The assistant directors execute the director’s vision. Each AD is responsible for managing at least one department of the process, such as Costume, Background, Postproduction, Art, etc.

pre-shooting stage

The ADs job is to decide locations for shooting various scenes, actor dates, shoot schedules, production requirements, art requirements, set-building, costume trials, make-up sessions, performance workshops, shooting permissions, research, and coordinating with all the other vendors for various requirements.

While the Director may interact with all teams, the ADs work behind the scenes to ensure the production runs seamlessly at a micro-level.

The director collaborates with the music team to determine the tone and soundtrack of the film. Often, the music creation process begins during the screenplay writing stage. The responsibilities of the Director of Photography (DOP) and the post-production team (responsible for visual effects, dubbing, and sound) are also decided at this stage.

Normally, this process takes anywhere from 15 days to 3 or 4 months, depending on the project.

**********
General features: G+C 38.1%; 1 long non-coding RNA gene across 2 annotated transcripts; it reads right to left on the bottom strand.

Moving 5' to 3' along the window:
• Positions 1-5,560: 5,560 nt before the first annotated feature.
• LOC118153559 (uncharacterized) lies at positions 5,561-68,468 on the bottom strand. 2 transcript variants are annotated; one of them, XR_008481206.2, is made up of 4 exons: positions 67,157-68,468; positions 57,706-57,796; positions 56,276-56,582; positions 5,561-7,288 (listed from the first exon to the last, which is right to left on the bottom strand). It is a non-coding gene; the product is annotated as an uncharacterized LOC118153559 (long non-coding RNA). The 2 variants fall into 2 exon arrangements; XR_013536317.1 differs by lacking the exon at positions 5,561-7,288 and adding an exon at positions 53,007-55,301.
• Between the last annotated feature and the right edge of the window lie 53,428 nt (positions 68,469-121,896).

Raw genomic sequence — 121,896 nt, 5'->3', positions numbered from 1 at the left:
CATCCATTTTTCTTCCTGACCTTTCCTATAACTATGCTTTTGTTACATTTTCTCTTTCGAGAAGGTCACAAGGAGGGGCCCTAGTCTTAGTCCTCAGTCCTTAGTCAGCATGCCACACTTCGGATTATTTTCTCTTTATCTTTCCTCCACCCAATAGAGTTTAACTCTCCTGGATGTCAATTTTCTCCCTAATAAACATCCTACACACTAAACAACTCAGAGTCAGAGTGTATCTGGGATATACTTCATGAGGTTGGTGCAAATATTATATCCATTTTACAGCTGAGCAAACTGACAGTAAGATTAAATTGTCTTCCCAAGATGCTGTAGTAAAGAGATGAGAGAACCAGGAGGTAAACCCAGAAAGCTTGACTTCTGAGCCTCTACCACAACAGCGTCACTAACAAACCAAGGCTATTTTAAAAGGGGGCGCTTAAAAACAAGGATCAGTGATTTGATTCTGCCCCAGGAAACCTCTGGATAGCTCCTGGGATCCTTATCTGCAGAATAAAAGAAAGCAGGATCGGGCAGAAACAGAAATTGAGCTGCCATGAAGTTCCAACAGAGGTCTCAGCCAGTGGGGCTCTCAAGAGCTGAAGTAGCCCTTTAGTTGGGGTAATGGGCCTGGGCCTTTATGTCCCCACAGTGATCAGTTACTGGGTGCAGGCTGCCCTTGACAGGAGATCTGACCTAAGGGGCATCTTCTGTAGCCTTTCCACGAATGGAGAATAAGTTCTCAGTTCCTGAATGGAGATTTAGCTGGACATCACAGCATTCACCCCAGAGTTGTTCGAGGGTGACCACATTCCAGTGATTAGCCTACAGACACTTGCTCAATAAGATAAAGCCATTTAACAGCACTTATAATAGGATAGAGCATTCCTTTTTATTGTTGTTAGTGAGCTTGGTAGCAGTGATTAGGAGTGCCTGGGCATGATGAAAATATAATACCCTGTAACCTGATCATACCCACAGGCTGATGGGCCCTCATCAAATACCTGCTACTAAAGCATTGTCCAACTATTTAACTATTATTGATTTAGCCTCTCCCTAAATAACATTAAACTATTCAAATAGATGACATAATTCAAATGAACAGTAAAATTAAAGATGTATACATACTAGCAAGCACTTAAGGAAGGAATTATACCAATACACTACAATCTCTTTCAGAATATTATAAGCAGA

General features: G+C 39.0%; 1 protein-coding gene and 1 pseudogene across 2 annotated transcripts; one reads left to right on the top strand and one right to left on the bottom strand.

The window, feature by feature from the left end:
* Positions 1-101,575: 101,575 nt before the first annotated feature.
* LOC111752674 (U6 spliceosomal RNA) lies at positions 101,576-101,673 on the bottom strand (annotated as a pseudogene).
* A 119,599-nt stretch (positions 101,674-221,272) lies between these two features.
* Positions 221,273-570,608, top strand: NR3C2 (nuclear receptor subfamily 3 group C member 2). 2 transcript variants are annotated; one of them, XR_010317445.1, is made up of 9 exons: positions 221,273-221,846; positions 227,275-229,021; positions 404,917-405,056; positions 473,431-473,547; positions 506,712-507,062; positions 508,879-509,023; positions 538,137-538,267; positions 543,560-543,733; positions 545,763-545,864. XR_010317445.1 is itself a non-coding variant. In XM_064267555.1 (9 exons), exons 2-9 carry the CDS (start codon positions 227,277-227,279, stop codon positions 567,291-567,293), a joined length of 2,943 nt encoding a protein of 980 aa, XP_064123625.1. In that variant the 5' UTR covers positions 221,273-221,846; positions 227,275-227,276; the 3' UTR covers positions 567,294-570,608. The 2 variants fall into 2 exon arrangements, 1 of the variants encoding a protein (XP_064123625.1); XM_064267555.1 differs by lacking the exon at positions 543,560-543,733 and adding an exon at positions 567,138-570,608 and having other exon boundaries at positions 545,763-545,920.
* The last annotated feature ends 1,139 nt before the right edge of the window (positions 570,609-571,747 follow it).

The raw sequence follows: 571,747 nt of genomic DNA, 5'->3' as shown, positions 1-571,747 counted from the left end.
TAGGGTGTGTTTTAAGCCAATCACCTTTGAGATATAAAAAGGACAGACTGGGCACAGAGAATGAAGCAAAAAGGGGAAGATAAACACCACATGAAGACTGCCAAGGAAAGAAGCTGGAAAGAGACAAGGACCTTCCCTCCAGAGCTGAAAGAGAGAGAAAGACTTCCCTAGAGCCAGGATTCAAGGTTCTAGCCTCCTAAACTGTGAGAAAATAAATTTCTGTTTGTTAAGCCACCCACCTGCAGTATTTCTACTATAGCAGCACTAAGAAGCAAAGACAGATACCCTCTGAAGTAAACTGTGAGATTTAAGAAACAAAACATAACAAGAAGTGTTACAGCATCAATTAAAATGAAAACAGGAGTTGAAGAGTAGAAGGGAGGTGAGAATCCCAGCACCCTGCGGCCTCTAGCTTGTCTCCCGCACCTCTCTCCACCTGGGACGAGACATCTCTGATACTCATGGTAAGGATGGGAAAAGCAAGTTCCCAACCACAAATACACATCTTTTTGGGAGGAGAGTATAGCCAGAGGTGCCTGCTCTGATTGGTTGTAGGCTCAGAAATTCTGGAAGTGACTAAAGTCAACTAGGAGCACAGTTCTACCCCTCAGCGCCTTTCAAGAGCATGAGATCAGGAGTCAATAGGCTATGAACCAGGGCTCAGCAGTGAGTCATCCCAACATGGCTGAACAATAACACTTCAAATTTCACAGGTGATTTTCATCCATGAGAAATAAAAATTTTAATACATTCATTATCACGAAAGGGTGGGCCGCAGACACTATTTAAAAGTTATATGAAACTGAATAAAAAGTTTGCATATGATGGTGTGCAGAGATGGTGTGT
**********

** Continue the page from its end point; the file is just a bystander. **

The casting director works closely with the director, producer, and sometimes the screenwriter to make casting decisions. He carefully reads and analyzes the script to comprehend the lead and supporting characters’ personalities, backgrounds, and relationships.

pre-shooting stage

This understanding guides the casting process to ensure that the actors selected are suitable for their respective roles. The casting director arranges auditions for actors.

Once actors are selected for roles, the casting director may negotiate contracts and terms with their agents. This includes discussing compensation, scheduling, and other contractual details.